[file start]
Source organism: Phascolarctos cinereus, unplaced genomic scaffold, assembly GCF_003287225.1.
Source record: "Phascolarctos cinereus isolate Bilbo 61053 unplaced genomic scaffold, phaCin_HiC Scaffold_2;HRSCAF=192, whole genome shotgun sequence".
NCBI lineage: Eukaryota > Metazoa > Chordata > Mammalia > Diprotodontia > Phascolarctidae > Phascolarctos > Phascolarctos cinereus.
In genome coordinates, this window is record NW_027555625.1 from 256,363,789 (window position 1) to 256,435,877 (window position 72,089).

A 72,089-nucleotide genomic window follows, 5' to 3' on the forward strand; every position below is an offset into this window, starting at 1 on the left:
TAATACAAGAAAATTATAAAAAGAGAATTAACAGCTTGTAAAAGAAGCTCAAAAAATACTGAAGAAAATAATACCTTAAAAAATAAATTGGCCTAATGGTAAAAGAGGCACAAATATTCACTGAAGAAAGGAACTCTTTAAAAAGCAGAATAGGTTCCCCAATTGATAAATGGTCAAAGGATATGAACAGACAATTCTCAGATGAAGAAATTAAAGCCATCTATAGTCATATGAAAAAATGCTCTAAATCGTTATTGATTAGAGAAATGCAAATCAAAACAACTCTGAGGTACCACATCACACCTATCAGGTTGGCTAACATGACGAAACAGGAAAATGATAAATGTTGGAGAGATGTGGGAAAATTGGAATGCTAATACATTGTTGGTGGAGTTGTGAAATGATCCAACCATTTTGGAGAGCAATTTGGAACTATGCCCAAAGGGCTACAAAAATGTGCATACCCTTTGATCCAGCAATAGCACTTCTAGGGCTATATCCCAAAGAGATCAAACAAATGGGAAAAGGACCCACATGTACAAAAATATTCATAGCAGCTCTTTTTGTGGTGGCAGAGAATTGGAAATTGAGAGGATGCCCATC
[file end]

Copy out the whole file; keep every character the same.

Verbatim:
Source organism: Phascolarctos cinereus, unplaced genomic scaffold, assembly GCF_003287225.1.
Source record: "Phascolarctos cinereus isolate Bilbo 61053 unplaced genomic scaffold, phaCin_HiC Scaffold_2;HRSCAF=192, whole genome shotgun sequence".
NCBI lineage: Eukaryota > Metazoa > Chordata > Mammalia > Diprotodontia > Phascolarctidae > Phascolarctos > Phascolarctos cinereus.
In genome coordinates, this window is record NW_027555625.1 from 256,363,789 (window position 1) to 256,435,877 (window position 72,089).

A 72,089-nucleotide genomic window follows, 5' to 3' on the forward strand; every position below is an offset into this window, starting at 1 on the left:
TAATACAAGAAAATTATAAAAAGAGAATTAACAGCTTGTAAAAGAAGCTCAAAAAATACTGAAGAAAATAATACCTTAAAAAATAAATTGGCCTAATGGTAAAAGAGGCACAAATATTCACTGAAGAAAGGAACTCTTTAAAAAGCAGAATAGGTTCCCCAATTGATAAATGGTCAAAGGATATGAACAGACAATTCTCAGATGAAGAAATTAAAGCCATCTATAGTCATATGAAAAAATGCTCTAAATCGTTATTGATTAGAGAAATGCAAATCAAAACAACTCTGAGGTACCACATCACACCTATCAGGTTGGCTAACATGACGAAACAGGAAAATGATAAATGTTGGAGAGATGTGGGAAAATTGGAATGCTAATACATTGTTGGTGGAGTTGTGAAATGATCCAACCATTTTGGAGAGCAATTTGGAACTATGCCCAAAGGGCTACAAAAATGTGCATACCCTTTGATCCAGCAATAGCACTTCTAGGGCTATATCCCAAAGAGATCAAACAAATGGGAAAAGGACCCACATGTACAAAAATATTCATAGCAGCTCTTTTTGTGGTGGCAGAGAATTGGAAATTGAGAGGATGCCCATC